Aside from the considerations of earthquake/wind proofing and the general guidelines surrounding load distribution, there also needs to be consideration surrounding providing foundation for the posts of the classroom. Based on CBC guidelines, it is approximated that you need approximately 1 square foot of foundation for 1500 pounds per square foot in pressure. For this reason, we should most probably have about 1 square foot of foundation for both posts. Another consideration for the posts is possibly treating them with some sort of chemicals to prevent wood rotting.
Diagrams and Structural Integrity Calculations Provided by Structural Engineer
Beam and Ceiling Joist Calculations
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Beam Calculations
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Joist Calculations
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Conclusion of Structural Analysis

Furthermore, it would be easier to use smaller members such that they are a lighter weight but can still provide structure to the coveted roofing for length of the classroom. After testing multiple members sizes, using a series of 2 x 2 members could possibly allow for better roof structure and more consistent roofing. Members would only be spread apart by one foot and they could possibly support the load of the full plastic corrugated roofing. The only difference in creating this structure will be that there will need to be a third vertical member that hangs from the barn to the edge of the columns. With all of these factors considered, there are a series of new requirements for the classroom that must be implemented into the new design. They are as follows in the provided text.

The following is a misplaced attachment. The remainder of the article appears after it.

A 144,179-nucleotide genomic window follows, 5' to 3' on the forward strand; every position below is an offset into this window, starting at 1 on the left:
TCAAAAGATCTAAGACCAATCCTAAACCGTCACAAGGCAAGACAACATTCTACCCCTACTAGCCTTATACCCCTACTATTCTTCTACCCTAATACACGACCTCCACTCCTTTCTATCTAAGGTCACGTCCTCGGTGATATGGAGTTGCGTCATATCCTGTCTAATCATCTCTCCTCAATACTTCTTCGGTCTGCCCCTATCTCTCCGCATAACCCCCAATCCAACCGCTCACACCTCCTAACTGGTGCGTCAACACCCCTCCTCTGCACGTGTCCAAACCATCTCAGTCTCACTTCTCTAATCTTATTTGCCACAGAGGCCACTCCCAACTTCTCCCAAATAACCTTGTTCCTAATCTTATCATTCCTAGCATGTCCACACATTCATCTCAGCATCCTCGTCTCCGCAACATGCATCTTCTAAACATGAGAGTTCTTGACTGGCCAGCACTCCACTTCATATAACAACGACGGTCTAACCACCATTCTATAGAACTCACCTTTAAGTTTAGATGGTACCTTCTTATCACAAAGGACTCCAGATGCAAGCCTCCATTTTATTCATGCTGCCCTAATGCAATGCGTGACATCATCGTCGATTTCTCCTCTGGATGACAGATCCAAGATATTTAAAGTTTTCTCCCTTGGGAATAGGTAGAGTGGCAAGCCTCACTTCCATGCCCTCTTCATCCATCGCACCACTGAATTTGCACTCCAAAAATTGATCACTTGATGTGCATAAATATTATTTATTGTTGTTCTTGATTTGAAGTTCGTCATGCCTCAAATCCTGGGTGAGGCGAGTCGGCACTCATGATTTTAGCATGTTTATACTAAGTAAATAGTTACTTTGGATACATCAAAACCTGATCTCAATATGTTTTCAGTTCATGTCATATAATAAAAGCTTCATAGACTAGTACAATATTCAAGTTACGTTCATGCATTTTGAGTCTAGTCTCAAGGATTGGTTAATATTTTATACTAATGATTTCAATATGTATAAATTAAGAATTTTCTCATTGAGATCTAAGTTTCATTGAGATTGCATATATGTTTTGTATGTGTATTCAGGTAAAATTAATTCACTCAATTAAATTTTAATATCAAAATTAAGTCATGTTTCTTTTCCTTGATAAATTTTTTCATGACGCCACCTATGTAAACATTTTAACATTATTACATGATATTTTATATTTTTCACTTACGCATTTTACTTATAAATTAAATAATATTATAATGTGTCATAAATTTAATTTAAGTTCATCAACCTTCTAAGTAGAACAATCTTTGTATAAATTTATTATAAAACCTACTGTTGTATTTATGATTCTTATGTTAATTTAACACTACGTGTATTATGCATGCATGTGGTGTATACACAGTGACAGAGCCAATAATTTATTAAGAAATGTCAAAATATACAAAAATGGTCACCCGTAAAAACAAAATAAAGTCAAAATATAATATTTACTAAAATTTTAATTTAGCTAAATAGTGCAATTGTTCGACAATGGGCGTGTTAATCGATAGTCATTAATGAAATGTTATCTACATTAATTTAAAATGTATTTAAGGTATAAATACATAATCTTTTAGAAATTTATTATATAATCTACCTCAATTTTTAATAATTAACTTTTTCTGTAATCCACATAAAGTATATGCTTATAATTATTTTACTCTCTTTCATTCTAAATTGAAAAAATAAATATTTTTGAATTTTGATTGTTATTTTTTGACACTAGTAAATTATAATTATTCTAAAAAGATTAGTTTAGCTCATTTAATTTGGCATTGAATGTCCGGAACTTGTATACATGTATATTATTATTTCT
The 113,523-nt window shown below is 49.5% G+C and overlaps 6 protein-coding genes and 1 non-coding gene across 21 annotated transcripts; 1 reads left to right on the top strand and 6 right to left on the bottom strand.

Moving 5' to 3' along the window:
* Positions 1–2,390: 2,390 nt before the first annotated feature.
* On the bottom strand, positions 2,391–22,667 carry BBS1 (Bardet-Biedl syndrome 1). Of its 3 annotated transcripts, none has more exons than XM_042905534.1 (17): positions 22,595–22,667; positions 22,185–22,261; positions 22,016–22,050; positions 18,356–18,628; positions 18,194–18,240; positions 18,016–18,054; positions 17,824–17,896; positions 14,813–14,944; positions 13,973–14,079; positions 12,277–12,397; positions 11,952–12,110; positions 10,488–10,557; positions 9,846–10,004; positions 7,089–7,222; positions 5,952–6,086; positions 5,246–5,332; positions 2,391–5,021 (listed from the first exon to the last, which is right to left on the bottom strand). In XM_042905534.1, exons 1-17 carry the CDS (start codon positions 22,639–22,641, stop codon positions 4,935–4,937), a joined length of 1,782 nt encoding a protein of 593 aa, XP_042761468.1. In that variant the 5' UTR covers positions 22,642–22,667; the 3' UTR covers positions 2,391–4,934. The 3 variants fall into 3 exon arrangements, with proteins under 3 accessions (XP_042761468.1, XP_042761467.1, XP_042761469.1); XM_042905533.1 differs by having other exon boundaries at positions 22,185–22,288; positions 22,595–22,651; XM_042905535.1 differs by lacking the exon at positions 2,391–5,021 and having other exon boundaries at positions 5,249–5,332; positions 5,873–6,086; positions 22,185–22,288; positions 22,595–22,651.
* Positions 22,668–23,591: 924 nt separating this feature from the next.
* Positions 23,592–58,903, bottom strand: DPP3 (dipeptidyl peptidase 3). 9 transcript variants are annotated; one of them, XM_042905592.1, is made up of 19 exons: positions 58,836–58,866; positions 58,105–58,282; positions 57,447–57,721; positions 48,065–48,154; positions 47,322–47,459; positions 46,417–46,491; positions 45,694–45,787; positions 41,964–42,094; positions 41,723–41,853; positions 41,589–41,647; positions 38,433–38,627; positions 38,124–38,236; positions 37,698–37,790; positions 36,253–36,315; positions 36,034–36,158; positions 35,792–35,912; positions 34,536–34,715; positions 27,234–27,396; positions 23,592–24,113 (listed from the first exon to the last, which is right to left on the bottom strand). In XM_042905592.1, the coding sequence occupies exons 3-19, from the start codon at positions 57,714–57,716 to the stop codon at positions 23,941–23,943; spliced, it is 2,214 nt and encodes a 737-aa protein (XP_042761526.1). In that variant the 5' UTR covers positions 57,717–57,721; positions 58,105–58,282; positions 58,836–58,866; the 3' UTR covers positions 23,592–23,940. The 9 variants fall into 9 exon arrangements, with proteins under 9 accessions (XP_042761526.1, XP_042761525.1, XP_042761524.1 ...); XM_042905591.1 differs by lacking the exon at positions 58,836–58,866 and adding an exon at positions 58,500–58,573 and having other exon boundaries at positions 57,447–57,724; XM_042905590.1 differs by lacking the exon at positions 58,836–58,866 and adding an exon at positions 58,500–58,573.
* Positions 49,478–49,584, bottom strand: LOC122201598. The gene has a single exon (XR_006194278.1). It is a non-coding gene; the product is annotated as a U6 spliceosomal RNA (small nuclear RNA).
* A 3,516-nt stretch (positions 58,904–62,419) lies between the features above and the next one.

Rafters for the roof will now be spaced two feet apart and will begin at the edge of the vertical members of the classroom. There will be two added knee braces and some ties to help connect the frame of the outdoor classroom to the tool shed. Furthermore there needs to be some sort of accommodation for about two square feet of foundation in total for the classroom. Using the provided load calculations and additional CBC guidelines, this plan for the classroom should be finalized.
Finalized Plan Provided by Structural Engineer